It didn’t last beyond a year, of course. The Forty were long on ideals, enthusiasm, and funds, but short on relish for back-breaking agricultural labor. The community foundered on the rocks of human nature and self-interest, but not before Doctor Herff performed a single amazing feat of surgery.

This took place within weeks of his and the Forty’s arrival, during that halcyon period when an Adelsverein-negotiated peace treaty with the Comanche held between the two peoples – the German settlers brought over by the Adelsverein, and the Southern or Penateka Comanche. A Comanche warrior with an advanced case of cataracts appeared at Bettina, asking to be healed. Dr. Herff had already been treating various Indians who presented themselves and would eventually become fluent in Comanche and Apache dialects… but this was a tall order and a touchy situation. They did not dare turn the Comanche away. Amazingly enough, Dr. Herff had brought the latest in ophthalmologic instruments with him and had performed cataract surgery – in Germany.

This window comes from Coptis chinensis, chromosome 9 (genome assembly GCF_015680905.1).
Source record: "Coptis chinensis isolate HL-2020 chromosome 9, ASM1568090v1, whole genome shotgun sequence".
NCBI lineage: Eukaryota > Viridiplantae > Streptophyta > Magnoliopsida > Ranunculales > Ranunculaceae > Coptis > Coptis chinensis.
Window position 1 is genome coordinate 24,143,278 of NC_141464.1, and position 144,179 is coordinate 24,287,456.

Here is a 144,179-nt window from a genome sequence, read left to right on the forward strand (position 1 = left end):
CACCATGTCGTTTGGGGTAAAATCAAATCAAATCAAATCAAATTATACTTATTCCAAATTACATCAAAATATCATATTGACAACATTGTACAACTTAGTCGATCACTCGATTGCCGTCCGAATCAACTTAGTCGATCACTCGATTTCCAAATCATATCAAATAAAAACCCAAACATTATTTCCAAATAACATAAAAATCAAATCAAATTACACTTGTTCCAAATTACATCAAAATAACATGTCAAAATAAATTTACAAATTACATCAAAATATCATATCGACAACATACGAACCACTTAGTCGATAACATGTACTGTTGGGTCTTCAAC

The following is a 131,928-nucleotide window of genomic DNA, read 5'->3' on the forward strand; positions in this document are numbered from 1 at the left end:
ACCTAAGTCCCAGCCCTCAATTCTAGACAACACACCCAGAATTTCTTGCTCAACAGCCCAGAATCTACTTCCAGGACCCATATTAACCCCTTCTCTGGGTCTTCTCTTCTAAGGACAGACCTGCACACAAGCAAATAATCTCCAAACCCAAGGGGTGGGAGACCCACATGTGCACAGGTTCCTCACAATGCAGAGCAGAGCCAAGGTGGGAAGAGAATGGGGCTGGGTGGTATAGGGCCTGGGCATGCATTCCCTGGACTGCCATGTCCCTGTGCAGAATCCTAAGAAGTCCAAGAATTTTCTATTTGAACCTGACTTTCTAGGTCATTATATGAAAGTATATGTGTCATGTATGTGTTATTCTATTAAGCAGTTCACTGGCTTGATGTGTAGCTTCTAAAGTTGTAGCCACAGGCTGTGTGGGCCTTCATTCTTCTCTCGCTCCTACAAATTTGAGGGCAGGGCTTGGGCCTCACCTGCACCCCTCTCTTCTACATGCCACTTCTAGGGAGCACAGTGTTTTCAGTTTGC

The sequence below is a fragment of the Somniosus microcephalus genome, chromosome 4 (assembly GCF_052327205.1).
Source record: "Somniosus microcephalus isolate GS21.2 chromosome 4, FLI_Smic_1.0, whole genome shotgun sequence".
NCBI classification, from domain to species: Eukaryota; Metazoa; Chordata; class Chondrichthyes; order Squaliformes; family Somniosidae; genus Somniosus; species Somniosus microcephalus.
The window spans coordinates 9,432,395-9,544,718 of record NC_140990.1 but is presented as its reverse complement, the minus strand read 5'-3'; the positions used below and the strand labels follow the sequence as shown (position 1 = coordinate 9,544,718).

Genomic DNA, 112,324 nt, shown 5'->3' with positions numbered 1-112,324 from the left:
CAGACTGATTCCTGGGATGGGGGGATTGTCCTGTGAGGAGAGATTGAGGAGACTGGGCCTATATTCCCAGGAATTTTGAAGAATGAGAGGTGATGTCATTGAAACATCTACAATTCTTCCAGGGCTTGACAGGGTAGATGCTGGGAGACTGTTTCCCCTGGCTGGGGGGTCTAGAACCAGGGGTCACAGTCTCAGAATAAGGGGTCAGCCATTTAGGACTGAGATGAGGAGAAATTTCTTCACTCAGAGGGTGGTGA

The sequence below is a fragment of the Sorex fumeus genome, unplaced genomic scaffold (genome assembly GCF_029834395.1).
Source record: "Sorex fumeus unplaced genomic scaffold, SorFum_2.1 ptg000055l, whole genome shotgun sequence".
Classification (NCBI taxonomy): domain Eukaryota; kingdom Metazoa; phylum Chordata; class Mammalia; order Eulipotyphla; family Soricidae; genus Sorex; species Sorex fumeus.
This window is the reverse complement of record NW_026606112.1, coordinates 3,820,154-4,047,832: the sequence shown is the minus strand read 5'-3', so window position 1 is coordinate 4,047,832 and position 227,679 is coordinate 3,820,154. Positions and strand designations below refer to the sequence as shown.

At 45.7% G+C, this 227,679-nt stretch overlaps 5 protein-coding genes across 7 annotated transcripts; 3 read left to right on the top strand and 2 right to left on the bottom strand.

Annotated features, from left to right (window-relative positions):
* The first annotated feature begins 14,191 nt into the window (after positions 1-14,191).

There were other challenges to be met; they would have to use ether to anesthetize the patient, and Doctor Herff would have to have sufficient light to operate. Ether being flammable, there was no way to light the surgical site with the usual sorts of lamps and candles with reflectors. Dr. Herff would have to operate outdoors, as would often be the case in his subsequent medical career on the frontier. Being a fastidiously tidy sort of man, he insisted on it being a clear, dust-free, windless, and insect-free day, and that only boiled and cooled water be used to irrigate the eyes of his patient. A dozen commune members stood by, armed with palm-leaf fans to keep flies away… and Dr. Herff set to work, probably knowing that this was an operation that could not be botched.

Fortunately, the surgery was wildly successful. The patient was ecstatic at being able to see well again, and as he departed; he promised the doctor the most generous reward at his command – a woman. One can imagine a great deal of jollity at Dr. Herff’s expense over the next three months from the other young men of the Forty – but at the end of the time, the Comanche appeared again, with a young Mexican girl in tow, and handed her over to Dr. Herff. Dr. Herff promptly handed her over to the care of the only other woman in Bettina, the housekeeper/cook, Julie Herf. The girl’s name was Lena, or Lina; she had been a captive for a long time and was never able to recall enough about her original family to return to them. Eventually, she married Hermann Spiess.